Sunday, October 29, 2023

Pow Pow Week: Francis Desharnais' Little Russia

Francis Desharnais' Little Russia is the final volume I'm looking at in this series on Pow Pow Books. That publisher certainly has a particular aesthetic, as the four different artists whose work I've reviewed feel like they're part of a larger tradition of Montreal cartoonists. I'm thinking of folks like Michel Rabagliati, who use a slightly cartoony style, a fairly thin line, and an otherwise naturalistic approach. Desharnais, in this book, is writing about his grandparents, who were settlers in the wilds of Quebec in the 1940s. This was all part of a government experiment where the settlers would go in, cut lumber, and share the proceeds equally to help build houses and start farms. It was dubbed "Little Russia" by some because it was a boldly socialist experiment that required not only total buy-in by all involved, it also made every man an equal in determining how their commune would be run. 

One of the interesting things about this account is how pointed the use of every "man" is here. Women were part of the community but had no say in public matters for decades. Desharnais' grandmother Antoinette did her duty as a good Catholic, giving birth to eleven kids, but her story is one of gradually losing her patience with the quite literal patriarchy determining her every move. Indeed, a priest was one of the chief leaders of this community of Gueyenne, even if he didn't actually live there. 

Desharnais deftly turns what could have been a dry and episodic account into a smooth narrative with a number of repeating themes. The lack of a voice for women is one of them in this supposed utopian community is one of them. Another is the inevitable lack of community spirit when people obtained their goals of having a home. Desharnais' grandfather Marcel was committed to being a farmer, and the lack of commitment of so many others forced him out of the community after more than 20 years. This book, above all else, is about the inevitable decline of communities when individual needs and greed supersede the understanding that the greater good of a community nourishes all. The spirit that saw the men save a fellow townsman's house from a fire ebbed when there were opportunities to make money elsewhere. A town's spirit cannot survive when everyone is isolated.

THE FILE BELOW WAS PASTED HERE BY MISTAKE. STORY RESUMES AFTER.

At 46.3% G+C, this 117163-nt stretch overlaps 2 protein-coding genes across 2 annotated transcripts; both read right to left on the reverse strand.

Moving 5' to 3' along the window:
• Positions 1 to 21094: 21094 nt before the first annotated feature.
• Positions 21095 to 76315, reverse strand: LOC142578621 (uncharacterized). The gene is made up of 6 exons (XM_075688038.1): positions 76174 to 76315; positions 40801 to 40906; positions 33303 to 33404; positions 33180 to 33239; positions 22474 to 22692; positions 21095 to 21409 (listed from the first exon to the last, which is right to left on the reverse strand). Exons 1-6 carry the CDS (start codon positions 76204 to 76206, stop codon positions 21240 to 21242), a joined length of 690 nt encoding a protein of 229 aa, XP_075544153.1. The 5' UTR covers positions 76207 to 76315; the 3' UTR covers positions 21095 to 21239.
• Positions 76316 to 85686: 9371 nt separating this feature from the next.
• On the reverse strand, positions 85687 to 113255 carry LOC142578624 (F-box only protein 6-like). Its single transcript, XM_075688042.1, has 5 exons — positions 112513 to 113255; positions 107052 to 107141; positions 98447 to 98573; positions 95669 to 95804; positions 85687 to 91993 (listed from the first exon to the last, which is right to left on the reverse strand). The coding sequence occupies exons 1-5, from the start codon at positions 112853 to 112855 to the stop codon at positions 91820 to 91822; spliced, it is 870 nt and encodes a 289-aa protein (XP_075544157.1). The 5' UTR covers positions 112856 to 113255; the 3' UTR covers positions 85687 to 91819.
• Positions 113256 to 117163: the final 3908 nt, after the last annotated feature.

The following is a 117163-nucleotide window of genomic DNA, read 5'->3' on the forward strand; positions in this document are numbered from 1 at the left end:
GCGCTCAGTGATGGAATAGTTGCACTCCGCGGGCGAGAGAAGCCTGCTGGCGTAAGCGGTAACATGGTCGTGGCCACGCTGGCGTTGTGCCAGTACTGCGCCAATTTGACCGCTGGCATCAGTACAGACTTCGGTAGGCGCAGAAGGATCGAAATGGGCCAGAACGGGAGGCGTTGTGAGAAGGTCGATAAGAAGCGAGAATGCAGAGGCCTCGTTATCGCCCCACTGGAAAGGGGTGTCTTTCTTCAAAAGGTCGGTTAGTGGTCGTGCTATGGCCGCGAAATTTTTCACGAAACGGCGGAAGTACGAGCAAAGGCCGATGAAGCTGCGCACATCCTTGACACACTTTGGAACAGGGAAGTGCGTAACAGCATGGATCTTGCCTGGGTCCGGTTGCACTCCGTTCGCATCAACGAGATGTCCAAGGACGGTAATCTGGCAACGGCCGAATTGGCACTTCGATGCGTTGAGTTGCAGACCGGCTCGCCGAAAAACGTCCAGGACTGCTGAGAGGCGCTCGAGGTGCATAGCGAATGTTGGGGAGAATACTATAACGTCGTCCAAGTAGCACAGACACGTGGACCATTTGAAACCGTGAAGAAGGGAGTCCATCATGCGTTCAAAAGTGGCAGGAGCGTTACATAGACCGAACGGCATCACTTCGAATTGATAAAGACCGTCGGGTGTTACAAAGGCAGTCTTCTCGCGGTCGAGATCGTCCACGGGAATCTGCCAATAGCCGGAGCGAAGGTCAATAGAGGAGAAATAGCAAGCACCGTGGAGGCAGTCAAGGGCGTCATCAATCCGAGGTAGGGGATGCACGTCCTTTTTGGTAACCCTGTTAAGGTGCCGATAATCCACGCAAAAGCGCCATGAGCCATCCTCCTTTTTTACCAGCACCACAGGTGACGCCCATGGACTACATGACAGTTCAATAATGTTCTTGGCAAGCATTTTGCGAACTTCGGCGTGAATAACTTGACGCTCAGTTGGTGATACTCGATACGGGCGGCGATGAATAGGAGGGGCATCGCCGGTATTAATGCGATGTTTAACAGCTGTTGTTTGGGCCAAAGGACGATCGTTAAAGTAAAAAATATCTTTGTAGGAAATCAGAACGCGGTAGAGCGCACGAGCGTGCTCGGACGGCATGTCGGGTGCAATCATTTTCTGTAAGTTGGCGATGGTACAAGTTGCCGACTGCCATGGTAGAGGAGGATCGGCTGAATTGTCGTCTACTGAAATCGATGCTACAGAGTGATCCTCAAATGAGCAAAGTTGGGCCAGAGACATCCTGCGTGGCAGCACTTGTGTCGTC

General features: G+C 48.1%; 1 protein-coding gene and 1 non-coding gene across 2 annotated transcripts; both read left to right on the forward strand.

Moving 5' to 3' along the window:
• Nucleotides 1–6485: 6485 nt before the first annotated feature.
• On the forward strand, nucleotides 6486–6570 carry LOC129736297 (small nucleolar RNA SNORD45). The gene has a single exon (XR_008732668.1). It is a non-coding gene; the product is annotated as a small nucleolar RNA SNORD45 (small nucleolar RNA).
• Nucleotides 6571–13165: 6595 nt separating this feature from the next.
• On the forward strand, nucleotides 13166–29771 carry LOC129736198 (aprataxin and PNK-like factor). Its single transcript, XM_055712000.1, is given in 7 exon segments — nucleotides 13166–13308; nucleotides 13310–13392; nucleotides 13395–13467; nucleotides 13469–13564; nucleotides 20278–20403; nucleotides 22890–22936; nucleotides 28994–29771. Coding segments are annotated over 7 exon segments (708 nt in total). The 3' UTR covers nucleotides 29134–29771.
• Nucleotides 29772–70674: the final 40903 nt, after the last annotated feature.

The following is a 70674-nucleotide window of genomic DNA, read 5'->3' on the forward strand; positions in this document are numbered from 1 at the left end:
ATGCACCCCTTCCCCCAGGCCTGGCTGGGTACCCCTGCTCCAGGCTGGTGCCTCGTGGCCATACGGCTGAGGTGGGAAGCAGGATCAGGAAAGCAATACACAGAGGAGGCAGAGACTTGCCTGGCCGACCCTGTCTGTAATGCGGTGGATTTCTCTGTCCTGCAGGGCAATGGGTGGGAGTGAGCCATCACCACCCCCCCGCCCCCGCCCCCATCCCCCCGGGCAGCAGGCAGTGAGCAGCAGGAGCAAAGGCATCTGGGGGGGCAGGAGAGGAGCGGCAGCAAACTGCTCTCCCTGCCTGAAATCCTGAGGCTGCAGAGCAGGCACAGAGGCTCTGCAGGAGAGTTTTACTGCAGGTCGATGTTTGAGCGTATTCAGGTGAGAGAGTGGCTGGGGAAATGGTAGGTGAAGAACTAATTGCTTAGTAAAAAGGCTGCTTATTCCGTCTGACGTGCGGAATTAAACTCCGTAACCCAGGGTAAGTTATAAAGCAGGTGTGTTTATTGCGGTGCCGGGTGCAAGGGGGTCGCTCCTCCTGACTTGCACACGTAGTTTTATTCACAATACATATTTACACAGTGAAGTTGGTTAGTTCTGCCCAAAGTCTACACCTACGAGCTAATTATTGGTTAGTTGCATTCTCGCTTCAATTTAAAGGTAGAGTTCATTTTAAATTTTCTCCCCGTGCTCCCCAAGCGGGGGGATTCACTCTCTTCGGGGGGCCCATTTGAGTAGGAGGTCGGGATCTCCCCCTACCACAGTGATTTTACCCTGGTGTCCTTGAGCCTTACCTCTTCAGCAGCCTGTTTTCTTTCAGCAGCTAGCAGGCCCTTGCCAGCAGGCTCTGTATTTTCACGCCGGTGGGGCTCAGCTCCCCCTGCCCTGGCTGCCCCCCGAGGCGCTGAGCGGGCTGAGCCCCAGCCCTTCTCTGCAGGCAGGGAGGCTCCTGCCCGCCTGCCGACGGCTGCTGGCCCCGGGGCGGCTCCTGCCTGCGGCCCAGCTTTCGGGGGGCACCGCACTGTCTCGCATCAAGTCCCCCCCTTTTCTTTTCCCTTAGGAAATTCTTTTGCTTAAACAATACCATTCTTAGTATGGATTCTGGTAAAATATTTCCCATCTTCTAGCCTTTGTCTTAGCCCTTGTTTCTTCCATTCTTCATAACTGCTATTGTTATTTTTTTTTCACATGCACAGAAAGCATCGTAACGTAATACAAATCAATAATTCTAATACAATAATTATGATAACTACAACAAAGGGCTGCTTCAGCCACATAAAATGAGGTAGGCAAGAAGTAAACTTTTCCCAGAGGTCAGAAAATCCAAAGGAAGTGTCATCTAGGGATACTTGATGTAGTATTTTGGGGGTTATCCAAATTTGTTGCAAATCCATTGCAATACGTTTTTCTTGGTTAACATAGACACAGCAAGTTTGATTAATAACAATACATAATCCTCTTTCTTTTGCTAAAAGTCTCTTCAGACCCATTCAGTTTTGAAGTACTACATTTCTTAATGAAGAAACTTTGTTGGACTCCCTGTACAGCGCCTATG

There's a matter-of-factness to the narrative and a cartooniness to the character design that reminds me a lot of another Quebec artist: Guy Delisle. Desharnais, however, adds depth and detail to his backgrounds in a way that Delisle doesn't, especially with regard to the forests. There's an almost oppressive quality to the land that's a key element of the narrative and Desharnais captures the almost inevitable event of the land opposing the settlers at every turn. Even on his own farm, there's a sequence where Marcel hits a hidden stump while trying to sow seed and he goes berserk with fury. It captures the hopes and dreams of Marcel and Antoinette as well as their slow but stubborn understanding that their dream has faded and no one cares about the potential of the experiment anymore. Throughout Little Russia, Desharnais' drawings may not be spectacular, but he makes smart and subtle decisions throughout that honor a legacy while telling a compelling story. 

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